Canadians pride ourselves on gender equality. But we’ve got nothing on Iceland. 40% of Icelandic members of parliament are women. It has the highest female labour-market participation rate in the OECD (82%), and the most comprehensive anti-violence laws as well. What was interesting to us was how, in normal relationships, we felt like we could tell. I’m going to get myself in trouble here, but … as an artist in Canada I work with a lot of powerful women of various ages. Almost all of them, to some extent or other, do what I sometimes describe as the female thing … the automatic body-language apology (smile and laugh a lot in moments of direct negotiation, shrugging, looking down or away). Our female Icelandic colleagues just didn’t, as much anyway, and it was interesting to become aware of the effect it had on me. I — shoot me now – treated them less gently, and talked to them more like I talk to my male colleagues. And I liked it. 

But we’re definitely more feminist than Italy, or: If I was Italian, I’m not sure actress would be my first career choice.

On my first day in Terni, Italy (industrial, steel town northwest of Rome, home of the Terni Festival), I got a ticket for a show that had me jump on the back of a motorcycle and listen to an iPod piece while riding through the gorgeous, pastoral Umbrian hills. After 45 minutes, the driver stopped at the intersection of an empty country road. He gestured to me to get off, pointed down the road, and took off. In an awesome theatre moment, I walked down the road alone, wedged between large fields of dying, black-headed sunflowers.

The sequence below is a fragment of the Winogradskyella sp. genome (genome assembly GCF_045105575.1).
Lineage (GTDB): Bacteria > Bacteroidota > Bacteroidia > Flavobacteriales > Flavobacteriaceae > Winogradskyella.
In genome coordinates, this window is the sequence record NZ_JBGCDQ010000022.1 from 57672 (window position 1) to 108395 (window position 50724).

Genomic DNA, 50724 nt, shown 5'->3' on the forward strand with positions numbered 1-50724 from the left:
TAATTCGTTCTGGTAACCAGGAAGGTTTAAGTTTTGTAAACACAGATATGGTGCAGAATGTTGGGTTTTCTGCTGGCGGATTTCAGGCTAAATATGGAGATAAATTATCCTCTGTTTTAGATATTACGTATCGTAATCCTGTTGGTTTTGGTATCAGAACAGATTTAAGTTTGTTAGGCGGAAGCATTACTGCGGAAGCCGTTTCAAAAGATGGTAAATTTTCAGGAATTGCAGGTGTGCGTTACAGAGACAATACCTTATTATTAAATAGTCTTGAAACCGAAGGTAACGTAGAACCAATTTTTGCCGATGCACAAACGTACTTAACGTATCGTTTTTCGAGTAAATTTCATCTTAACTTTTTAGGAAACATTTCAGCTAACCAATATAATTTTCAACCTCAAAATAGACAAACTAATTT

At the end of the road: a cliché-beautiful 20-something Italian woman with almond eyes and an ocean of curly black hair, in her bra and underwear, kneeling and staring at me through a full-length mirror. As I got close, she gestured for me to sit on an old, rickety chair. She slowly stood up and put on a bright summer dress. Then she filled a wash-basin with water, dipped a white cloth in it and gently, hyper-erotically (for me, anyway), washed my hands, face and the really tingly back part of my neck, maintaining full eye-contact the whole time. The encounter finished with her draping her hair back and forth slowly across my head and face, and then handing me a 1 inch sliver of mirror so I could watch her gaze at me as I walked back up the country road. A couple of minutes later, Dude with the motorcycle pulled up and I climbed back on the back of his motorcycle. The iPod narrator said, “I knew her for only a short time …” (of course!).

And in some fundamental way it was once again proven to me that what we think we see in others always seems to say less about them, and a lot more about us. 

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About the Author

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Marcus Youssef is the Artistic DIrector of Neworld Theatre. The ethic and practice of collaboration are central to Marcus’ creative work. His plays include: Winners and Losers, Jabber, How Has My Love Affected You?, Ali and Ali and the aXes of Evil and Ali & Ali: The Deportation Hearings, Everyone, Adrift, 3299: Forms in Order, Peter Panties and A Line in the Sand.His fiction and journalism has been published widely, in Vancouver Magazine, Vancouver Sun, Grain, Ricepaper, This Magazine, CTR, the Georgia Straight, The Tyee, on numerous blogs and on CBC Radio. With three indie-theatre partners, Neworld co-founded Progress Lab 1422 in 2009. It’s a collaboratively managed 6,000 sq. foot rehearsal and production centre in East Vancouver that has become a hub for the independent Vancouver theatre scene.